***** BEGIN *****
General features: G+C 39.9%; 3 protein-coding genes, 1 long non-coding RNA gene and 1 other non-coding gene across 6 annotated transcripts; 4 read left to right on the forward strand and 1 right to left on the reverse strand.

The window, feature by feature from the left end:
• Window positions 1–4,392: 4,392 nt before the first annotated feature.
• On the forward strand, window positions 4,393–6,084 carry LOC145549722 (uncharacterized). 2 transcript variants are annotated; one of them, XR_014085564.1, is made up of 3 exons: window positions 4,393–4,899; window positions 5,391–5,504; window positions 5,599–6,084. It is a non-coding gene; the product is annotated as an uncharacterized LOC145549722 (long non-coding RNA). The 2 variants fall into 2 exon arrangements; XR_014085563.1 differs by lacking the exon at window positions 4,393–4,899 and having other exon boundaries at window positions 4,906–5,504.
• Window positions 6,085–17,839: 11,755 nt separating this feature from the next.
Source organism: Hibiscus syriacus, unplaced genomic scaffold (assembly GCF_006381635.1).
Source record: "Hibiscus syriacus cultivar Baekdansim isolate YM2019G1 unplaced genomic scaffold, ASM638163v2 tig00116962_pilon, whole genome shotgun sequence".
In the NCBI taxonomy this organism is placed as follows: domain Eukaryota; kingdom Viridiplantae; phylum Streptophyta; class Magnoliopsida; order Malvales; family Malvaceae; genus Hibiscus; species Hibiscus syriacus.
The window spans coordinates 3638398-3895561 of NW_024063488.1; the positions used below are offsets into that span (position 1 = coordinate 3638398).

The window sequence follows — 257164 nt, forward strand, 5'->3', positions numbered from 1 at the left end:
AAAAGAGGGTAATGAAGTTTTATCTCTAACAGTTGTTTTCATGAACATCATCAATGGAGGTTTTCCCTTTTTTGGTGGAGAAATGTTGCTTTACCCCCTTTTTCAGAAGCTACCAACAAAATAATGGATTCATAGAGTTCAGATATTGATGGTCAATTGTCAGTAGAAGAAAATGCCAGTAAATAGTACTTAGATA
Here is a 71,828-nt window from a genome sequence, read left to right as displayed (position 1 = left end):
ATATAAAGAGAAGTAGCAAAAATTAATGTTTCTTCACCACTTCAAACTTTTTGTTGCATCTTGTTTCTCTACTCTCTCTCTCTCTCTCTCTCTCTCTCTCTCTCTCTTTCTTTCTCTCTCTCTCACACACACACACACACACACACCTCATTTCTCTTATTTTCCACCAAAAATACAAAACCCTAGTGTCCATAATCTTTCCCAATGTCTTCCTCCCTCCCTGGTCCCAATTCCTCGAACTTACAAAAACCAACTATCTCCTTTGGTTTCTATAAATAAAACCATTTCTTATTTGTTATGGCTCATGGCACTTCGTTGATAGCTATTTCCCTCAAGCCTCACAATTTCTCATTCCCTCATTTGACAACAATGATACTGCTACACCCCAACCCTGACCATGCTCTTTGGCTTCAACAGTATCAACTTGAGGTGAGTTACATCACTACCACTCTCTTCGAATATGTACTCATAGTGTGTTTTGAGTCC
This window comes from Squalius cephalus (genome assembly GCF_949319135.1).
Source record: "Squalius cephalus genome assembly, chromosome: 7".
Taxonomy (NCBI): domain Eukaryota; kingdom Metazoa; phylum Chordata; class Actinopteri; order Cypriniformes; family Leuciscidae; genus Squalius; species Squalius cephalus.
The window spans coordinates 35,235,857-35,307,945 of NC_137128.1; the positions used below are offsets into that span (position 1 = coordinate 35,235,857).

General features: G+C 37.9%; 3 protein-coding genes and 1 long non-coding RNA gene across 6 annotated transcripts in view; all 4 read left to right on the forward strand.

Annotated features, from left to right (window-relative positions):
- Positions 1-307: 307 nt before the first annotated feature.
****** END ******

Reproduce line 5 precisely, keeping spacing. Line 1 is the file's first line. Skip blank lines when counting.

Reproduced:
• Window positions 6,085–17,839: 11,755 nt separating this feature from the next.